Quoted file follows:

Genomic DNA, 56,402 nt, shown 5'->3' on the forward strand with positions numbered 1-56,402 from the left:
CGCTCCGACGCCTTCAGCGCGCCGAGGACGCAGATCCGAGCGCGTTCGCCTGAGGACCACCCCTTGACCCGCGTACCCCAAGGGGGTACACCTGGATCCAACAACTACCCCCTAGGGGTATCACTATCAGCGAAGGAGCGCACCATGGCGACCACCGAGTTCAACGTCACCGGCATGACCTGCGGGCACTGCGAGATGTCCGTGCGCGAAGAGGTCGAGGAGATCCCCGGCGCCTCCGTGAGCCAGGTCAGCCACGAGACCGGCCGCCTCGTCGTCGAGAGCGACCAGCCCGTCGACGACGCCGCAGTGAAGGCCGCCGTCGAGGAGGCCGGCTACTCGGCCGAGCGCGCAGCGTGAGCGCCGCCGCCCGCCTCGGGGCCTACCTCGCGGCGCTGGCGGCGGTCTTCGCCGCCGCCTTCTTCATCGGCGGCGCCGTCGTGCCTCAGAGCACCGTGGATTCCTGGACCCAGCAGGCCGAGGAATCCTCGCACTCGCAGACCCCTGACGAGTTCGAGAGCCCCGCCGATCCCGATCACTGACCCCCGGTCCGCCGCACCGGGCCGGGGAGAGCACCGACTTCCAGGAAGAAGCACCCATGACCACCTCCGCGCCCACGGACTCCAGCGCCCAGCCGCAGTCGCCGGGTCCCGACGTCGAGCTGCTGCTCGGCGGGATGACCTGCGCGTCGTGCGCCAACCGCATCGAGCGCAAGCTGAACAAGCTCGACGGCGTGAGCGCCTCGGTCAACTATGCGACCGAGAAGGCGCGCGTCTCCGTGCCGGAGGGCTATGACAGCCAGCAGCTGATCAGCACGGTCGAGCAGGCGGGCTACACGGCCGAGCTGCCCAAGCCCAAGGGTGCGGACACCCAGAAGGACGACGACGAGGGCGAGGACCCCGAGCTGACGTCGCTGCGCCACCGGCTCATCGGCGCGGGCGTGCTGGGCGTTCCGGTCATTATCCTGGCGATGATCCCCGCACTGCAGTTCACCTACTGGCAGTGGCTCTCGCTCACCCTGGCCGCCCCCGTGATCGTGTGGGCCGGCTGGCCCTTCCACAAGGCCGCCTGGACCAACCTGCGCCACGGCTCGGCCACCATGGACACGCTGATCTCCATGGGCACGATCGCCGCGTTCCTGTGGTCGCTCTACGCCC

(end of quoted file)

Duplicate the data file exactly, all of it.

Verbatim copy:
Genomic DNA, 56,402 nt, shown 5'->3' on the forward strand with positions numbered 1-56,402 from the left:
CGCTCCGACGCCTTCAGCGCGCCGAGGACGCAGATCCGAGCGCGTTCGCCTGAGGACCACCCCTTGACCCGCGTACCCCAAGGGGGTACACCTGGATCCAACAACTACCCCCTAGGGGTATCACTATCAGCGAAGGAGCGCACCATGGCGACCACCGAGTTCAACGTCACCGGCATGACCTGCGGGCACTGCGAGATGTCCGTGCGCGAAGAGGTCGAGGAGATCCCCGGCGCCTCCGTGAGCCAGGTCAGCCACGAGACCGGCCGCCTCGTCGTCGAGAGCGACCAGCCCGTCGACGACGCCGCAGTGAAGGCCGCCGTCGAGGAGGCCGGCTACTCGGCCGAGCGCGCAGCGTGAGCGCCGCCGCCCGCCTCGGGGCCTACCTCGCGGCGCTGGCGGCGGTCTTCGCCGCCGCCTTCTTCATCGGCGGCGCCGTCGTGCCTCAGAGCACCGTGGATTCCTGGACCCAGCAGGCCGAGGAATCCTCGCACTCGCAGACCCCTGACGAGTTCGAGAGCCCCGCCGATCCCGATCACTGACCCCCGGTCCGCCGCACCGGGCCGGGGAGAGCACCGACTTCCAGGAAGAAGCACCCATGACCACCTCCGCGCCCACGGACTCCAGCGCCCAGCCGCAGTCGCCGGGTCCCGACGTCGAGCTGCTGCTCGGCGGGATGACCTGCGCGTCGTGCGCCAACCGCATCGAGCGCAAGCTGAACAAGCTCGACGGCGTGAGCGCCTCGGTCAACTATGCGACCGAGAAGGCGCGCGTCTCCGTGCCGGAGGGCTATGACAGCCAGCAGCTGATCAGCACGGTCGAGCAGGCGGGCTACACGGCCGAGCTGCCCAAGCCCAAGGGTGCGGACACCCAGAAGGACGACGACGAGGGCGAGGACCCCGAGCTGACGTCGCTGCGCCACCGGCTCATCGGCGCGGGCGTGCTGGGCGTTCCGGTCATTATCCTGGCGATGATCCCCGCACTGCAGTTCACCTACTGGCAGTGGCTCTCGCTCACCCTGGCCGCCCCCGTGATCGTGTGGGCCGGCTGGCCCTTCCACAAGGCCGCCTGGACCAACCTGCGCCACGGCTCGGCCACCATGGACACGCTGATCTCCATGGGCACGATCGCCGCGTTCCTGTGGTCGCTCTACGCCC